Although more research is needed, it is something to consider as that extra cardio session may offer less return than you might think in relation to expended energy expenditure due to the diminishing returns.
Lewis G. Halsey
Physiological and Biochemical Zoology 2021 94:6, 380-393
The relationship between prescribed daily exercise volume and the additional daily energy expenditure as a result of that exercise probably approximates a positive curve of diminishing returns due to progressive increases in energy compensation.
The literature is overwhelmingly supportive of incorporating both resistance and cardio exercise for improving our cardiometabolic health but also maintaining fat loss!
There are no strict rules…the main things to consider are how you can perform if allowing sufficient recovery and how you are feeling!
I don’t really sweat… am I working hard enough? Are the workouts not challenging me?
Sweat is 99% water loss, 1% salt loss and has zero correlation to actual fat loss. Yes, a high-intensity exercise where we can sweat a lot uses energy, but so does walking.
And what about weighing less after a good sweat session?
If you were to stand on the scale, you might be lighter due to the loss of water… but take a drink, and this ‘weight loss’ is eradicated!
Water loss is not fat loss. Nor is sweat an indicator of a good session!
Sometimes I hardly sweat at all! Though I don’t use this as an indicator of a good session….far from it!
I tend to sweat more if a lower body day or full body; however if I have just completed a shoulder, arm, back or chest session, I might hardly be sweating at all! This doesn’t mean I didn’t work hard or use energy.
Whereas some of us sweat a lot, this doesn’t mean one person is working harder than the other!
Also, sweat is simply our body's way of cooling down and is dependent on many factors, including our actual DNA, the distribution of our sweat glands, hydration levels, heart rate, our gender, the temperature of the envIRONment, rest periods, clothing, exercise intensity and can even depend on if you are working one muscle at a time, an entire muscle group, or full body movement!
If fat loss is your goal, you could consider walking. This is well known as a simple way to increase the energy used by the body, helping towards an energy deficit…yet we can walk and not necessarily sweat. So, sweating can be an indicator of intensity; however, it is not indicative of fat loss or effort!
Sweating cools us down to help us continue our exercise; it has microbial properties that help protect against infections, opens our pores to help rid bacteria, and promotes that feel-good feeling! We all can appreciate how good we feel after a sweaty session!
Bottom line: Sweating has benefits and its place, but try not to focus on sweat when lifting….focus on sending the message to your body that it needs to become stronger for its next workout!
How do I implement ‘progressive overload’?
Progressive overload comes in many formats, not just slowly increasing the weight you use (whilst maintaining correct form) but also those training variables that I love, including repetitions, giant sets, slower eccentrics, isometrics and many more!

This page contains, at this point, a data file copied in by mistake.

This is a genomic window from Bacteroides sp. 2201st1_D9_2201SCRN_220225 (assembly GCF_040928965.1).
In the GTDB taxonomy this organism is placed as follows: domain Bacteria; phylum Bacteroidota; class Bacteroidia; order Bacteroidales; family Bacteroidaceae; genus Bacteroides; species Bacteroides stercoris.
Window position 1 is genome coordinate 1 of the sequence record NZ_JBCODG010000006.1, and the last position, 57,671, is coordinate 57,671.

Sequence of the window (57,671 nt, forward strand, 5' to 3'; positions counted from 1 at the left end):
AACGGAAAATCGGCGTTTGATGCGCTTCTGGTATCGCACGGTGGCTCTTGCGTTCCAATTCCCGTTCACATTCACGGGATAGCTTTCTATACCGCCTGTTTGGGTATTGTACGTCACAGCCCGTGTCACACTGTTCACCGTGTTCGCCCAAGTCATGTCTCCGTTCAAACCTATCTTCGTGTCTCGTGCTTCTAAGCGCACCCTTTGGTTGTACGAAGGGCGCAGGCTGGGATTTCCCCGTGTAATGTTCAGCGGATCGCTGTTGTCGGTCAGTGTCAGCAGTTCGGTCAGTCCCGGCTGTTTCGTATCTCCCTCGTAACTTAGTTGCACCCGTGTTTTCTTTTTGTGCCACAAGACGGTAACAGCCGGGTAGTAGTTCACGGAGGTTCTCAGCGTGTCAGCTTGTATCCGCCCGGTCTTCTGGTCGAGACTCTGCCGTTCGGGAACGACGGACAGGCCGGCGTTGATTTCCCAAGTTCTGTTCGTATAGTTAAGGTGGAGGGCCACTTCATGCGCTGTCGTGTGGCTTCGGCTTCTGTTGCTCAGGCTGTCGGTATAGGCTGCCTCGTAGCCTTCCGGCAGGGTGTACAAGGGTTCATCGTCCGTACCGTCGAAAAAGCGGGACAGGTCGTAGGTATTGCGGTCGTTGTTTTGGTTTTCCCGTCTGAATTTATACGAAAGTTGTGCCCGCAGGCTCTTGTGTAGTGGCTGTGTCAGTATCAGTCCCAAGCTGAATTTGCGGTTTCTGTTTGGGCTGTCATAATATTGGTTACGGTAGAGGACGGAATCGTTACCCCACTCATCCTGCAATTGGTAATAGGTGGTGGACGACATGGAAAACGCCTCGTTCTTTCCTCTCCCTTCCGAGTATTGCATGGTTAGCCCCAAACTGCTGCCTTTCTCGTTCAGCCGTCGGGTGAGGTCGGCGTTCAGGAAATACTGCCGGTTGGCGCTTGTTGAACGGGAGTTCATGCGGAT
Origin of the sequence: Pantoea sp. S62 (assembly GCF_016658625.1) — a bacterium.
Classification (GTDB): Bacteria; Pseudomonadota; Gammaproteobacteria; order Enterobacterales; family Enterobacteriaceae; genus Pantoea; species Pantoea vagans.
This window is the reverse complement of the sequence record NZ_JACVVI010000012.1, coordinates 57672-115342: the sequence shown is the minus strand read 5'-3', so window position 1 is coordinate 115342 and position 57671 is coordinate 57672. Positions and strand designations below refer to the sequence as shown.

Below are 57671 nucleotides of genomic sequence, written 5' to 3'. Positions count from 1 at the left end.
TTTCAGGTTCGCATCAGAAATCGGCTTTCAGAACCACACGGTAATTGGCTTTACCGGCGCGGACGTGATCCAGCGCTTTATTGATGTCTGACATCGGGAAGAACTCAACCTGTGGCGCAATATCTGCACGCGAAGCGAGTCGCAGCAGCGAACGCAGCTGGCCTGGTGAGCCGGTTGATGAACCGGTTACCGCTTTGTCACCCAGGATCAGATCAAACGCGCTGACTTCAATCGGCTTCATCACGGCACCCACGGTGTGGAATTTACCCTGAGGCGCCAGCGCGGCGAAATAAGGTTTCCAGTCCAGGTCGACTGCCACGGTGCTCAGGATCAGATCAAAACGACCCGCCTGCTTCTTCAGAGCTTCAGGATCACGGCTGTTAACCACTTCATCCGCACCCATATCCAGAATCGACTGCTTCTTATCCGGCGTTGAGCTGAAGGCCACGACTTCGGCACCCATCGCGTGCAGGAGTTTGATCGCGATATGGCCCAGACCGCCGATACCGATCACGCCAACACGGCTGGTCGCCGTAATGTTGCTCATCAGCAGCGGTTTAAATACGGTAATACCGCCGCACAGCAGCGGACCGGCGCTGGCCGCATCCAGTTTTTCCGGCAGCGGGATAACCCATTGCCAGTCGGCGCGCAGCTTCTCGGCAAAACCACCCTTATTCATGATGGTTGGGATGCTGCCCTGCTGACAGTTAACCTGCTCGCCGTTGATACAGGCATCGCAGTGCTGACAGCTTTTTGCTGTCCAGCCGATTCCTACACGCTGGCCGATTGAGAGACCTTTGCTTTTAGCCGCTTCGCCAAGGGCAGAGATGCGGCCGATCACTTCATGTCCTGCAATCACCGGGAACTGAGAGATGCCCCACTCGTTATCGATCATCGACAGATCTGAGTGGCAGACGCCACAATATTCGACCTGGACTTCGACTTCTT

Adapting and changing our training routines is important if we want to advance our training and fitness goals, as our bodies are constantly adapting to the training stimulus.
Progressive overload provides us with the perfect framework to overcome this.
The actual term Over’load’ can lead us to assume the load is the main factor. However, our muscles do not ‘know’ what weight is being lifted.
The muscles experience the tension and stress that is placed on them. It is the mechanical tension experienced under a load that promotes the stress and the subsequent adaptations.
Resistance training essentially causes a stressor to the muscles, affects homeostasis and promotes muscle growth as a result.
If you are relatively new to resistance training, you can find you could lift heavier quite quickly, however; I would stress always being careful. It has taken me years to progress to the weight I use. In saying that, the weight I use is something I tend not to focus on. And what you lift shouldn’t be compared to what others lift. I lift heavier than many people, yet I lift lighter than many people too!
I have never injured myself, and I attribute this to applying tension to my muscles through other means aside from just the load… and I certainly don’t ego lifting. In fact, it could take me up to a year before I increase weight for specific exercises. However, this is because I have been resistance training for many years! It isn’t exclusively about going heavier all of the time, and I like to reiterate the importance of using the muscle(s), squeezing the muscles, as opposed to simply ‘getting the weight up’!
If you are new to training, though, increases in strength can be at a faster pace, so the need for investing in new dumbbells may appear!
Note down the weights you have used for that specific workout on that day within the note box below the workout, or if printing off the calendar, there is space under each day to input notes relating to weights used. Should you revisit that workout or program, you may want to increase the weight or remain the same but perform more reps or even improve on the quality of the reps (my favourite!).
Remember that when it feels particularly challenging, that's ok! We are seeking a challenge to the muscle to gain adaptations. This will promote muscle building, stronger bones and many other benefits to our overall health and longevity.
How do I count my reps within timer-based workouts?